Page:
The problem of managers

I had what I thought was an interesting experience with a band last week and I was going to write about it here as a sort of FYI to young, local bands. I wasn’t going to name the band since things turned out well but I was sure anyone could figure out to whom I was referring. But then, a commenter on We Own This Town based a comment on some bad information that originated from me (even though I didn’t give it to her) and I figured I ought to clear things up.

When I contacted this band last week via MySpace and told them the Rage would like me to do a “Why I Rock” piece on them, their response was:

will do. thanks. you can contact our manager over the phone at, his name is xxxxx xxxxx. we’ll have him e-mail you as well.

Um. Hi, I’m Todd. I ran NashvilleZine. I go to shows every week. I started the Carter Administration. I’m a dumbass just like you. I don’t work for the New Yorker. I’m a freelancer for the freaking Rage. When I ask for an interview, the response should be something like “Tuesday is good” or “Sorry, we’re not interested.” But making me go through a third party to set up an interview is bad form. It makes you look pretentious and douchey. And I don’t suffer pretention in a rock band.

The only reason I should have to go through a “manager” to get an interview with a local band is if you are on the road and the words “Budweiser presents” precede your name on the marquee. If I can get your cell phone number from a friend we share, then you are not successful enough to make me contact a manager.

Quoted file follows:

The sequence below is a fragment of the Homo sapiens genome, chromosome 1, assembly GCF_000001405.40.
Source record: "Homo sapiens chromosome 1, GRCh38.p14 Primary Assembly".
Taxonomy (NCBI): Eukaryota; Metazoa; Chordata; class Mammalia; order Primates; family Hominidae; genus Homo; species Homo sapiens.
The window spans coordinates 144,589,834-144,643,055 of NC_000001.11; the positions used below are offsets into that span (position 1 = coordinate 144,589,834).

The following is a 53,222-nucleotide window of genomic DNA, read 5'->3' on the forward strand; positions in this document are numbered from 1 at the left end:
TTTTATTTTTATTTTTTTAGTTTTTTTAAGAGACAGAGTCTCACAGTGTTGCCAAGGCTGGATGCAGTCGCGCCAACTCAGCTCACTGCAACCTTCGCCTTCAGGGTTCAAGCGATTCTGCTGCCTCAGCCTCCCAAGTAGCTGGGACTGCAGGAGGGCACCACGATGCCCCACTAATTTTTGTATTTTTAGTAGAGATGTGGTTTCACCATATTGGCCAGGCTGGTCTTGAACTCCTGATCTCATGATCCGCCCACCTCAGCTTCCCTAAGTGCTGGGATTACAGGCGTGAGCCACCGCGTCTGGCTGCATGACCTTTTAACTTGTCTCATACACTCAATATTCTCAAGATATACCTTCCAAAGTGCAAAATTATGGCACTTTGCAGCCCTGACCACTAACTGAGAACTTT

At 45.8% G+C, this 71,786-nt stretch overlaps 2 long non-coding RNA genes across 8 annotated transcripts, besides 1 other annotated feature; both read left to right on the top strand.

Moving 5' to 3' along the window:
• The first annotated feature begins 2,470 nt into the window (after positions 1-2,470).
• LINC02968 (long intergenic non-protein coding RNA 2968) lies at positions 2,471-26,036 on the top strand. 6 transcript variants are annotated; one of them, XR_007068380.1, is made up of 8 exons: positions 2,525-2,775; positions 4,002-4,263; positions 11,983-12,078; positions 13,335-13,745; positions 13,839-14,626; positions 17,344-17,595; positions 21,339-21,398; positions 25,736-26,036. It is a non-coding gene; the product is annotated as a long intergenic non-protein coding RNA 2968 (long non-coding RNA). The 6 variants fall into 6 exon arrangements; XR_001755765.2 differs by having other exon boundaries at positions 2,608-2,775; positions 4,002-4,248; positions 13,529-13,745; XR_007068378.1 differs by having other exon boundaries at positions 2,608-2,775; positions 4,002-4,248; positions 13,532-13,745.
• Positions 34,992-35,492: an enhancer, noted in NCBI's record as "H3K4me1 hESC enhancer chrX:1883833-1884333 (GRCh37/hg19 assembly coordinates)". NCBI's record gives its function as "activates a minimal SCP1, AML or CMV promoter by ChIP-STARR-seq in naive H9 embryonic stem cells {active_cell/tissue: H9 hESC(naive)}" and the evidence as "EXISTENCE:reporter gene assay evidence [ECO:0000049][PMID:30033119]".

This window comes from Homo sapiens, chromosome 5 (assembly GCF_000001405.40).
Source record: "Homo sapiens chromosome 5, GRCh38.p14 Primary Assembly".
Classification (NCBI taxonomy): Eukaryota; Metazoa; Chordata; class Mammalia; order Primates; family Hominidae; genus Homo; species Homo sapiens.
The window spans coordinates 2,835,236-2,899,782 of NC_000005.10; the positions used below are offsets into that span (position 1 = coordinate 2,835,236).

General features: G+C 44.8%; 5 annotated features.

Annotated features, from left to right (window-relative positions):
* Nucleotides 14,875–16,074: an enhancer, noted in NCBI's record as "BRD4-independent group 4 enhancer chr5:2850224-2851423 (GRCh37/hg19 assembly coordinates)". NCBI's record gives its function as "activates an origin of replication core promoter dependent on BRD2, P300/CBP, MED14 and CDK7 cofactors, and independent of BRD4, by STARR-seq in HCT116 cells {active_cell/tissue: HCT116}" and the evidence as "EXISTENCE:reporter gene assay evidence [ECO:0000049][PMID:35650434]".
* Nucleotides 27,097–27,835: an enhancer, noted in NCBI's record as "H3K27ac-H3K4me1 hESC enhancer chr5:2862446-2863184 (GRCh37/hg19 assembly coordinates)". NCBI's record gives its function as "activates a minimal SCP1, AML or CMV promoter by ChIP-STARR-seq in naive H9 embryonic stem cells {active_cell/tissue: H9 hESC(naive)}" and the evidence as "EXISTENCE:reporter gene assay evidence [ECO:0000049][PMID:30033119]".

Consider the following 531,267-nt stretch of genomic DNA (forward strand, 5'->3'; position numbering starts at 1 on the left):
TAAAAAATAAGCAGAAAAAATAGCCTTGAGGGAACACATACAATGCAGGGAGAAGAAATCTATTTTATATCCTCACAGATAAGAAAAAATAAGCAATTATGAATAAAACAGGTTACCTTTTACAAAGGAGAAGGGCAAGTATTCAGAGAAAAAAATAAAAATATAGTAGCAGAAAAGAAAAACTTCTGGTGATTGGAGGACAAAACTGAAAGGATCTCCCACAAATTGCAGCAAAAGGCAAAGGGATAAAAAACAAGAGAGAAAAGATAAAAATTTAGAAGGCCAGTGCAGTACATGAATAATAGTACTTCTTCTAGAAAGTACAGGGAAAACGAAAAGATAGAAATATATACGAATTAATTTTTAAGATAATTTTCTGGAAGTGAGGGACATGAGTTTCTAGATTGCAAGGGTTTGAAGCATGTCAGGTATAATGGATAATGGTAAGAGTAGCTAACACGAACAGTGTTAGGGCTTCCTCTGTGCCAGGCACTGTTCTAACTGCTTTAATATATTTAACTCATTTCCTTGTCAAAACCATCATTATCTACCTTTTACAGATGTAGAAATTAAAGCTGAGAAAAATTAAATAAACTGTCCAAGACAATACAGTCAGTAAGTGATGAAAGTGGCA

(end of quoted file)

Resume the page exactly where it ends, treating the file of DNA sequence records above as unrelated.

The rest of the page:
Now, mistake #2. If you are going to have a manager get in touch with me, make sure he doesn’t begin his email like this:


Thank you for taking the time to highlight xxx x xxxxxx xxx xxxx in your publication. Let’s set up an interview for some time this week.

Um. Hi. I’m Todd. So start your email with “Hello Todd.” Secondly… “publication”? It’s the Rage. Don’t send a form letter to a local writer writing for a local publication. I seriously wondered if this was all a joke. If it was, it wasn’t funny.

So, all you young bands who want to get local press, just be friendly and informal. Spell correctly, sure, but don’t look pretentious. Be approachable or we won’t approach. You may have noticed: there’s no shortage of bands in this town on which to write.

The rumor that appeared on We Own This Town stating that there was some approval process for the questions is untrue. And once the manager and I spoke on the phone, everything went pretty smoothly. We were rushed by the Rage’s deadline, but the band did a great job and — I think — provided an entertaining interview. So I don’t think the manager business was a sign of any personal jerkery just institutional jerkery.

“Managers” (and let’s face it, it’s just a friend of yours) may be nice for centralizing booking and making contact with labels, but they’re usually a hinderance to all other rock ‘n’ roll relationships. Keep that in mind.

Your friendly neighborhood rock critic,
Todd A